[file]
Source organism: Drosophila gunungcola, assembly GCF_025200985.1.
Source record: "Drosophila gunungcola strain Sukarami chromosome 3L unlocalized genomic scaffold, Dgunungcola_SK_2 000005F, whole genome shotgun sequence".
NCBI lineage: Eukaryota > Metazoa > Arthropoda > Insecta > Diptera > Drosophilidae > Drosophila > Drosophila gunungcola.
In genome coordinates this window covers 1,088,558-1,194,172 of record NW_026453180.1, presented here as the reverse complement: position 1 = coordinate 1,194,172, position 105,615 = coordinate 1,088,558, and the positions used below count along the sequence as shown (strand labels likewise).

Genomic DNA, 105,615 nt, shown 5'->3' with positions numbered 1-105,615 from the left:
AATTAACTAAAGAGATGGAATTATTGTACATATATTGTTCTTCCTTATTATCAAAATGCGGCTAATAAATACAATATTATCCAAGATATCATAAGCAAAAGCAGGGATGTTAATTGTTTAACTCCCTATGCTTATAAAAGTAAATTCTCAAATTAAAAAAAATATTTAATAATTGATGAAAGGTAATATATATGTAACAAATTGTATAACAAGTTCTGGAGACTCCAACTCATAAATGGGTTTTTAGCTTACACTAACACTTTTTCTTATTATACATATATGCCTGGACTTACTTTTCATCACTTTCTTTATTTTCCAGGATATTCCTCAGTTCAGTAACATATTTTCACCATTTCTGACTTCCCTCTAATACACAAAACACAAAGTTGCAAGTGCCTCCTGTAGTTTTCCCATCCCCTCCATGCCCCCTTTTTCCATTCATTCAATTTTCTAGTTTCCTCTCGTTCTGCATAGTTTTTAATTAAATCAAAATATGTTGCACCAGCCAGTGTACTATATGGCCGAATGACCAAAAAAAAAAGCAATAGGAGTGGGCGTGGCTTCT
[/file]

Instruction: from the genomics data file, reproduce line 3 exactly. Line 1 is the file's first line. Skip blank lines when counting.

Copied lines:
NCBI lineage: Eukaryota > Metazoa > Arthropoda > Insecta > Diptera > Drosophilidae > Drosophila > Drosophila gunungcola.